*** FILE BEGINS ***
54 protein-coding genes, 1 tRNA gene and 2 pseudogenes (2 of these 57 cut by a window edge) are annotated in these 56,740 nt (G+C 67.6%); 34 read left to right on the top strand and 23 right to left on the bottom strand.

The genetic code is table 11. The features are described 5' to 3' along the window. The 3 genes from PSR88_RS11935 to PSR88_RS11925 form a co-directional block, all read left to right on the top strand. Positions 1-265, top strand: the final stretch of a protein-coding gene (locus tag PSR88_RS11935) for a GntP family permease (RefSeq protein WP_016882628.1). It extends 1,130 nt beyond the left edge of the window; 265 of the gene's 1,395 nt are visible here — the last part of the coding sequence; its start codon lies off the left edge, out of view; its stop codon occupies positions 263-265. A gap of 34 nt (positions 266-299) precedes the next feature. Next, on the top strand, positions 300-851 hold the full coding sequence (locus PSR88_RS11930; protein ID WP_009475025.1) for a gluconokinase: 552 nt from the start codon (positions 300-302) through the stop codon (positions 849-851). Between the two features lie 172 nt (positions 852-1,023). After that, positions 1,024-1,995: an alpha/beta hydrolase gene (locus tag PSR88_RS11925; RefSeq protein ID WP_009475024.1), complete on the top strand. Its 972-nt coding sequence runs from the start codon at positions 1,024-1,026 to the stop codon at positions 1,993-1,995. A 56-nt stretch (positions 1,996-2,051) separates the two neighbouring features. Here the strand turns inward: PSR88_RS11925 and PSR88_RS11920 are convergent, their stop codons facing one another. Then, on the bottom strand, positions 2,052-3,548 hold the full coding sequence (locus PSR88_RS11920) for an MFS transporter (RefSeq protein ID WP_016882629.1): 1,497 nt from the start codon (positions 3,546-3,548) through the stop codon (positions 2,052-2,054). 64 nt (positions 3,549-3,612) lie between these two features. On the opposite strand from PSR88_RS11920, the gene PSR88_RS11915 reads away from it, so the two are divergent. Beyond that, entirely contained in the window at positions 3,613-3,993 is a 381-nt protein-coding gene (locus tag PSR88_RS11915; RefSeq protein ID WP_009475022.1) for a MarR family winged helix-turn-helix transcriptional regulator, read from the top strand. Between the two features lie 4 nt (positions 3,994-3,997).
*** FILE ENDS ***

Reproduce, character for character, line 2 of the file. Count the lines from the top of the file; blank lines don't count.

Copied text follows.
The genetic code is table 11. The features are described 5' to 3' along the window. The 3 genes from PSR88_RS11935 to PSR88_RS11925 form a co-directional block, all read left to right on the top strand. Positions 1-265, top strand: the final stretch of a protein-coding gene (locus tag PSR88_RS11935) for a GntP family permease (RefSeq protein WP_016882628.1). It extends 1,130 nt beyond the left edge of the window; 265 of the gene's 1,395 nt are visible here — the last part of the coding sequence; its start codon lies off the left edge, out of view; its stop codon occupies positions 263-265. A gap of 34 nt (positions 266-299) precedes the next feature. Next, on the top strand, positions 300-851 hold the full coding sequence (locus PSR88_RS11930; protein ID WP_009475025.1) for a gluconokinase: 552 nt from the start codon (positions 300-302) through the stop codon (positions 849-851). Between the two features lie 172 nt (positions 852-1,023). After that, positions 1,024-1,995: an alpha/beta hydrolase gene (locus tag PSR88_RS11925; RefSeq protein ID WP_009475024.1), complete on the top strand. Its 972-nt coding sequence runs from the start codon at positions 1,024-1,026 to the stop codon at positions 1,993-1,995. A 56-nt stretch (positions 1,996-2,051) separates the two neighbouring features. Here the strand turns inward: PSR88_RS11925 and PSR88_RS11920 are convergent, their stop codons facing one another. Then, on the bottom strand, positions 2,052-3,548 hold the full coding sequence (locus PSR88_RS11920) for an MFS transporter (RefSeq protein ID WP_016882629.1): 1,497 nt from the start codon (positions 3,546-3,548) through the stop codon (positions 2,052-2,054). 64 nt (positions 3,549-3,612) lie between these two features. On the opposite strand from PSR88_RS11920, the gene PSR88_RS11915 reads away from it, so the two are divergent. Beyond that, entirely contained in the window at positions 3,613-3,993 is a 381-nt protein-coding gene (locus tag PSR88_RS11915; RefSeq protein ID WP_009475022.1) for a MarR family winged helix-turn-helix transcriptional regulator, read from the top strand. Between the two features lie 4 nt (positions 3,994-3,997).